I didn’t sleep well that night despite a bedtime snack. I woke up at 4:30 am with my stomach rumbling. I resolved to get more nutrition during the day going forward.
Went out for dinner. Hard to believe that highly-rated restaurants still don’t have many plant-based options, given how many Americans are trying to eat vegetarian and vegan meals. I ate a Brussels sprouts salad (delicious) and vegetable chow mien (meh). The only other vegan item on the menu was a plain green salad. I imagine I could have asked the waiter for special accommodation. But we were entertaining guests, and I didn’t want to draw attention to myself.
Bored of plant-based food. I didn’t want a green smoothie for breakfast AGAIN, so I ate whole-wheat toast with organic peanut butter. Lunch was uninspiring. Leftover lentils at snack time were ok, but I would have rather eaten cheese and crackers.
Tonight my kids made a vegan feast: homemade tortillas, strawberry salsa, beans, and lots of roasted veggies. I really appreciated that they went out of their way to do something so nice for me. But my daughter-in-law looked tired from all the chopping and prep work. Conclusion: eating this way involves a fair bit of time if you don’t want to rely on frozen or pre-cut vegetables.
I was ready to eat fish, eggs and modest amounts of dairy again. But I didn’t really miss chicken, pork, or beef. At the same time, I wasn’t sure how much of a permanent change this experience would be producing in my long-term dietary choices.
We went out for our 35th(!) wedding anniversary. The restaurant’s specialty was soufflés, so I tried a mushroom soufflé for my entree. I think the cream and eggs in the dish were too rich after my 2 weeks of plant-based eating. While I enjoyed dinner, I didn’t sleep well at all.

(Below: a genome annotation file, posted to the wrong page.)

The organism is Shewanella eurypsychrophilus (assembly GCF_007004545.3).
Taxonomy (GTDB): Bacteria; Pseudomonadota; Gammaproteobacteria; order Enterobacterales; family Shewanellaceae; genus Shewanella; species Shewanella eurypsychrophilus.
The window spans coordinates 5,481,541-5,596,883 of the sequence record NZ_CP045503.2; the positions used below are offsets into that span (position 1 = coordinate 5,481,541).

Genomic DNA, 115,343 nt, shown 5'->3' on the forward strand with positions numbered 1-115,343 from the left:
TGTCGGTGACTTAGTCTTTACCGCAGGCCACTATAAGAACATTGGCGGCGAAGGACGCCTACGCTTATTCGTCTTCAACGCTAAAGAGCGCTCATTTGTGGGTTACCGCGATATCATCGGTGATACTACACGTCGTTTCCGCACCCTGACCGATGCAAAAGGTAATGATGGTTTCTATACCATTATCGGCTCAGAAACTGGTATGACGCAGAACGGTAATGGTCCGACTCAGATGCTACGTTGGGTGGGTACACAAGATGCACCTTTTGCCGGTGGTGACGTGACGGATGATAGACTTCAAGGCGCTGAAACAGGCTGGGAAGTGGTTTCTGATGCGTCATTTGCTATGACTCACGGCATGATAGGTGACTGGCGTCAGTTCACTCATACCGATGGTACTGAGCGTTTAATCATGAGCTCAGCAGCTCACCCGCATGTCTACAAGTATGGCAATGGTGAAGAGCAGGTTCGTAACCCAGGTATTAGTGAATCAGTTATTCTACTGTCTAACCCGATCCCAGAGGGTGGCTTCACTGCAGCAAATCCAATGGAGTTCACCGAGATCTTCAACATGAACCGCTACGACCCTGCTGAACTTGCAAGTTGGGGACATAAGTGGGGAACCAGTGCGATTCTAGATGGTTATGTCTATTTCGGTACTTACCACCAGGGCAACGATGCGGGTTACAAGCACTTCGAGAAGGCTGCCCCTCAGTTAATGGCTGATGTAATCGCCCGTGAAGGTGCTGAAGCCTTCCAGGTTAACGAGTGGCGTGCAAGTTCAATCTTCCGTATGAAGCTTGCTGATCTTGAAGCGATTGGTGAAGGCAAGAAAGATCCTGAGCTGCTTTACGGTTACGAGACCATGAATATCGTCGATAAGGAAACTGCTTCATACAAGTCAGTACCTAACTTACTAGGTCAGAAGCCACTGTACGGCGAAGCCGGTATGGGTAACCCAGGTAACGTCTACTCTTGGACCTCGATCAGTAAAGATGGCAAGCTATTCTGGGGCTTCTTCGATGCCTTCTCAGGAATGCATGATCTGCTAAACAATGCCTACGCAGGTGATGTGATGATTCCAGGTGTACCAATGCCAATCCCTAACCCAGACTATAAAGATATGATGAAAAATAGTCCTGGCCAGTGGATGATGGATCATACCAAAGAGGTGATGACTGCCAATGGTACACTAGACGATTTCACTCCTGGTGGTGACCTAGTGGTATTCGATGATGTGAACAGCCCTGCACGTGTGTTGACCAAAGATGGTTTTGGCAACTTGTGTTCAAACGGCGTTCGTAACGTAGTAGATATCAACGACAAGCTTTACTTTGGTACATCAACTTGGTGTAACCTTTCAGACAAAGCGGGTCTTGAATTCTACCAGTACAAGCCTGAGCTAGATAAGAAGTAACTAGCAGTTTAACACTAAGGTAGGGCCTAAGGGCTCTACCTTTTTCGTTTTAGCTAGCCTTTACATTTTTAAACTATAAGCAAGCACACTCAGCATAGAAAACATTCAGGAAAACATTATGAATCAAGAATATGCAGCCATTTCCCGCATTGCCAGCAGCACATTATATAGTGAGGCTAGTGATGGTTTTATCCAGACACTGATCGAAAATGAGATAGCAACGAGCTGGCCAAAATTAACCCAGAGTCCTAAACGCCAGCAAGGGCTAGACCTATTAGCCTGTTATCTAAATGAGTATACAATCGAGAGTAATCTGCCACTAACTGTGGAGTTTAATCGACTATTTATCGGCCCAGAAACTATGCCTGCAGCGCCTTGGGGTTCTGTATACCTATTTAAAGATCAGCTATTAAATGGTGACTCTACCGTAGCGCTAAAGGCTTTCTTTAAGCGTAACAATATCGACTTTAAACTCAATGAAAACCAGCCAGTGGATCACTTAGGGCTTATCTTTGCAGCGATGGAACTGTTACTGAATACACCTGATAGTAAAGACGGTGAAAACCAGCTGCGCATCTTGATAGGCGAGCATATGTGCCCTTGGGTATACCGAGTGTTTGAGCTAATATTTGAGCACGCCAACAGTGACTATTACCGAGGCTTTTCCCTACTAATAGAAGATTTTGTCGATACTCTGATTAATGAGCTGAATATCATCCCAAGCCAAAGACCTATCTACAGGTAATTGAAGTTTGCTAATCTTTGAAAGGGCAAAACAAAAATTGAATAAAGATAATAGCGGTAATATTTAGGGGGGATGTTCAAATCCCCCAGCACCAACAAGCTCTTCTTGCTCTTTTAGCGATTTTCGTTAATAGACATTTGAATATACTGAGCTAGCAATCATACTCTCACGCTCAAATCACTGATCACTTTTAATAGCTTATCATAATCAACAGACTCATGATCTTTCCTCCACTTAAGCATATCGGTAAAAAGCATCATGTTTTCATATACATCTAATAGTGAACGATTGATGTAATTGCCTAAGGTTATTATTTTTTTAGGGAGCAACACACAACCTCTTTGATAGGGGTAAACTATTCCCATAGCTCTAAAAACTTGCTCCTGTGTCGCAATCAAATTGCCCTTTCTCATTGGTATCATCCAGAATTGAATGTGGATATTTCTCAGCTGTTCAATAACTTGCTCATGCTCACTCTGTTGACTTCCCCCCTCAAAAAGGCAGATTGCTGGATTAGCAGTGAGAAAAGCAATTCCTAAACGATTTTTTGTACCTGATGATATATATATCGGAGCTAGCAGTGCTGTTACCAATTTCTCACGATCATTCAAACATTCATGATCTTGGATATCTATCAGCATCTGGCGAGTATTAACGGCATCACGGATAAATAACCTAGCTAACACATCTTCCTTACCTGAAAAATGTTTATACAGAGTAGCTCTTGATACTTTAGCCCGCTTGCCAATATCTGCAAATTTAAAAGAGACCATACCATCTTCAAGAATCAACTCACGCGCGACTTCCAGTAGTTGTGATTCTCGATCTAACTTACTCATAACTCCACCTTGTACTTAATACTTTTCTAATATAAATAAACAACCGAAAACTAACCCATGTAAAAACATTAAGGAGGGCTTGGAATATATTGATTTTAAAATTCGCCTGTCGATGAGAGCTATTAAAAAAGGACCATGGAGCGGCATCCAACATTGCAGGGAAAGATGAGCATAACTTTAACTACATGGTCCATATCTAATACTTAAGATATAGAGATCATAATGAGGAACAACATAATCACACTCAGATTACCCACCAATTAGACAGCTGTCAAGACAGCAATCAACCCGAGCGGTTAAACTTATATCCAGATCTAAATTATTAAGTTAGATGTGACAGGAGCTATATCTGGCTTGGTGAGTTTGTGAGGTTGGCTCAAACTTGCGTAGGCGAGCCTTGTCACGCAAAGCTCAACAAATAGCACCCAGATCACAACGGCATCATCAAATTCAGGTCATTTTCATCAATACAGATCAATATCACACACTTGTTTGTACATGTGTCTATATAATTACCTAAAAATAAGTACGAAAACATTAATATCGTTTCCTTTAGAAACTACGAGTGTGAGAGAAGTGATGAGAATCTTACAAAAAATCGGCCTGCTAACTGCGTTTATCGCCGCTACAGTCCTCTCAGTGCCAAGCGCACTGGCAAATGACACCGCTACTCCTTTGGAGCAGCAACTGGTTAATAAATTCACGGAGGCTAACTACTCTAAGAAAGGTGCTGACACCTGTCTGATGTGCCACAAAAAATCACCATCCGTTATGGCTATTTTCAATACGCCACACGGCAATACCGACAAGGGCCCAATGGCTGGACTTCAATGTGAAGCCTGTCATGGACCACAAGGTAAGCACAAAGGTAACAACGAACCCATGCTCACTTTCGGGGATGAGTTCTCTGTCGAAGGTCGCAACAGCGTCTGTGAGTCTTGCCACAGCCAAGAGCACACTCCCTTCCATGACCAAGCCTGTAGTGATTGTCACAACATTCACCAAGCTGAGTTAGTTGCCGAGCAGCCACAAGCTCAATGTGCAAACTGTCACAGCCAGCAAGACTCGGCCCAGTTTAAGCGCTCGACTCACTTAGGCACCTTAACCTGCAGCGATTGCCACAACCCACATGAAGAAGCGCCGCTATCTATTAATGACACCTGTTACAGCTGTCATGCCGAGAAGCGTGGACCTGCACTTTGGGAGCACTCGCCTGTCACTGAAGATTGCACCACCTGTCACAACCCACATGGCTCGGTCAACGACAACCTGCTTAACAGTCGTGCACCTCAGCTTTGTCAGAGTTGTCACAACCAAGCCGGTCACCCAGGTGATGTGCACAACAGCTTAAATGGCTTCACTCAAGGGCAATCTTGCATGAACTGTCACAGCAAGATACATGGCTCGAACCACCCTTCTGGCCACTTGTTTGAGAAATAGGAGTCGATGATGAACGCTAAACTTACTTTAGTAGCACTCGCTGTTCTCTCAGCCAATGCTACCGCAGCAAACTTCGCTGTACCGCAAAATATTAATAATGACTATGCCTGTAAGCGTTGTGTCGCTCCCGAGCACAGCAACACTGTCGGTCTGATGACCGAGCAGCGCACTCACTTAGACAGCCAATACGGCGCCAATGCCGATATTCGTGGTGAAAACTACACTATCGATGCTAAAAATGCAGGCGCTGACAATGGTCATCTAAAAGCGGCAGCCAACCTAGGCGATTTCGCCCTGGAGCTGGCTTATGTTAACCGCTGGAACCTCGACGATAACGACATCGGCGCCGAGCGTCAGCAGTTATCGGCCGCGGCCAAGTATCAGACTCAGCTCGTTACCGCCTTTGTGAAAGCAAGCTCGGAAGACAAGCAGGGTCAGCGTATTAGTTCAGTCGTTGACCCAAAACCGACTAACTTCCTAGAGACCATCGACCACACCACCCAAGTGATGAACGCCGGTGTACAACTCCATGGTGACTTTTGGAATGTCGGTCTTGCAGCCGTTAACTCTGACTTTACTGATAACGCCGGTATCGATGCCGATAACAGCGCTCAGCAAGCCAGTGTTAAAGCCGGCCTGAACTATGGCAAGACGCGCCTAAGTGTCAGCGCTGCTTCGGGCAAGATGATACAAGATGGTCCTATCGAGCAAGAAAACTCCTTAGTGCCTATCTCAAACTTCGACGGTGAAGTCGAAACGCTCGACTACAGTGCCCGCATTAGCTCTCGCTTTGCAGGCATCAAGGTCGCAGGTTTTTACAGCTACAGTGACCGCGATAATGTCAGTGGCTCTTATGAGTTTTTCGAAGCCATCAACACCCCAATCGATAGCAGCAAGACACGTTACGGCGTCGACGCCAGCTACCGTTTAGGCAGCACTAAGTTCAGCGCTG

I lost one pound over the past two weeks. Maybe that wasn’t a long-term weight loss, but at least I didn’t gain. And let me be the first to say, I’d been eating a lot. Other than controlling my intake of foods like nuts, avocados, and pasta, I really didn’t limit myself. My conclusion: plant-based eating seemed to work for me weight-wise.
6 things I learned from 2 weeks of plant-based eating
My 2-week experiment revealed 6 key lessons for me:
1. Plant-based eating helps me manage my weight
I experienced a small weight loss which might or might not turn out to be sustainable. But I felt leaner. I got up from the table feeling full but never stuffed, and my jeans seemed to fit better (a truer test than the scale, as far as I’m concerned!)
2. I don’t want to go 100% plant-based
I like dairy products, fish, and occasional meat. I simply feel better when I eat less of them. To tell you the truth, I don’t miss eating chicken, beef, and pork. I don’t feel like I’m depriving myself. In fact, I feel happy when I eat mostly plants.
3. I like to use oils when I cook
This is something that Forks Over Knives recommends you avoid if you’re adhering to a whole-food, plant-based diet. But sorry, I can’t get hung up on the oils thing. I avoid fried and fatty foods but have no problem using plant-based oils like avocado oil and EVOO in moderation. Maybe I’d feel differently if I were at high risk for coronary disease. But I can’t get excited about sautéeing veggies in water.